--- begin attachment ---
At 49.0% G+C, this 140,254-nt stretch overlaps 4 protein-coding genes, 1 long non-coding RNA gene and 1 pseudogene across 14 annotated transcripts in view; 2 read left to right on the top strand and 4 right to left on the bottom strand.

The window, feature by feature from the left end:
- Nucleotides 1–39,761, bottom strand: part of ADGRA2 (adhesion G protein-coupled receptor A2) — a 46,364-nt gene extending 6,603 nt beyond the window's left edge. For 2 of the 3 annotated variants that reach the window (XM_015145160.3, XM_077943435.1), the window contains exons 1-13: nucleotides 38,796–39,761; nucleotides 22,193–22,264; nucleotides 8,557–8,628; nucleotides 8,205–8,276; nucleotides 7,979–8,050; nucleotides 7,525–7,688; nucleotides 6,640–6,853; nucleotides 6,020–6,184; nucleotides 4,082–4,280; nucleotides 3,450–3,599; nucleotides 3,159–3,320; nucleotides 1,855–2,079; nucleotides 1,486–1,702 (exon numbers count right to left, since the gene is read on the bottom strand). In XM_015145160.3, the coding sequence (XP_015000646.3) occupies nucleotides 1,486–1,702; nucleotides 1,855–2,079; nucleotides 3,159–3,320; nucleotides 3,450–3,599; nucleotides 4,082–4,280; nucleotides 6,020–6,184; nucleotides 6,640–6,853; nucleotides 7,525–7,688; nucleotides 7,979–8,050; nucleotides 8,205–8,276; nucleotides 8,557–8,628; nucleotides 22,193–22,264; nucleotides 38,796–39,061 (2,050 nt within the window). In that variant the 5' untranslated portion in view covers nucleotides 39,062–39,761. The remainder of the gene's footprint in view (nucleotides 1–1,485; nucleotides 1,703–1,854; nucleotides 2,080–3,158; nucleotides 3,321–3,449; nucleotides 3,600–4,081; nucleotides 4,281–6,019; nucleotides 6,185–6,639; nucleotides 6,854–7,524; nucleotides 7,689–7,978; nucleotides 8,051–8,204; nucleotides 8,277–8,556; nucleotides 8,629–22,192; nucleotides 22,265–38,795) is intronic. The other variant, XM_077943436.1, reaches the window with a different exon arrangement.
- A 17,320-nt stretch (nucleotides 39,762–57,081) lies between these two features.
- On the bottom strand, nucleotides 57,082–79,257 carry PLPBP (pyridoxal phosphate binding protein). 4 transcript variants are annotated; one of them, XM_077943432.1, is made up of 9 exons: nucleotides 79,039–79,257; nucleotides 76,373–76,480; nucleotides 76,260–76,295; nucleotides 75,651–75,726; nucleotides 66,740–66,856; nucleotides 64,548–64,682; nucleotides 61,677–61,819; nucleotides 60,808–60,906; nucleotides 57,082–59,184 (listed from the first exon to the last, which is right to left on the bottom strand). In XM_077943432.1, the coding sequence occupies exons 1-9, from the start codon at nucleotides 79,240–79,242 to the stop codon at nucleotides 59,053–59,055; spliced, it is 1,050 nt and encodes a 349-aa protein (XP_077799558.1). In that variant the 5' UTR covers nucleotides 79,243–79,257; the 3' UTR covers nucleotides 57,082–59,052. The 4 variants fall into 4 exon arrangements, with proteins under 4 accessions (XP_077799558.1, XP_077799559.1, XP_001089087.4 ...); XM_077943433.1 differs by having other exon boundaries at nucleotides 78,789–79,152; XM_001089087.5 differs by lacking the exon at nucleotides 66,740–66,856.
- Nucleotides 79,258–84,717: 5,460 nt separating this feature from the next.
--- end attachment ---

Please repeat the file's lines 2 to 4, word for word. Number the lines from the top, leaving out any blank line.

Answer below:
The window, feature by feature from the left end:
- Nucleotides 1–39,761, bottom strand: part of ADGRA2 (adhesion G protein-coupled receptor A2) — a 46,364-nt gene extending 6,603 nt beyond the window's left edge. For 2 of the 3 annotated variants that reach the window (XM_015145160.3, XM_077943435.1), the window contains exons 1-13: nucleotides 38,796–39,761; nucleotides 22,193–22,264; nucleotides 8,557–8,628; nucleotides 8,205–8,276; nucleotides 7,979–8,050; nucleotides 7,525–7,688; nucleotides 6,640–6,853; nucleotides 6,020–6,184; nucleotides 4,082–4,280; nucleotides 3,450–3,599; nucleotides 3,159–3,320; nucleotides 1,855–2,079; nucleotides 1,486–1,702 (exon numbers count right to left, since the gene is read on the bottom strand). In XM_015145160.3, the coding sequence (XP_015000646.3) occupies nucleotides 1,486–1,702; nucleotides 1,855–2,079; nucleotides 3,159–3,320; nucleotides 3,450–3,599; nucleotides 4,082–4,280; nucleotides 6,020–6,184; nucleotides 6,640–6,853; nucleotides 7,525–7,688; nucleotides 7,979–8,050; nucleotides 8,205–8,276; nucleotides 8,557–8,628; nucleotides 22,193–22,264; nucleotides 38,796–39,061 (2,050 nt within the window). In that variant the 5' untranslated portion in view covers nucleotides 39,062–39,761. The remainder of the gene's footprint in view (nucleotides 1–1,485; nucleotides 1,703–1,854; nucleotides 2,080–3,158; nucleotides 3,321–3,449; nucleotides 3,600–4,081; nucleotides 4,281–6,019; nucleotides 6,185–6,639; nucleotides 6,854–7,524; nucleotides 7,689–7,978; nucleotides 8,051–8,204; nucleotides 8,277–8,556; nucleotides 8,629–22,192; nucleotides 22,265–38,795) is intronic. The other variant, XM_077943436.1, reaches the window with a different exon arrangement.
- A 17,320-nt stretch (nucleotides 39,762–57,081) lies between these two features.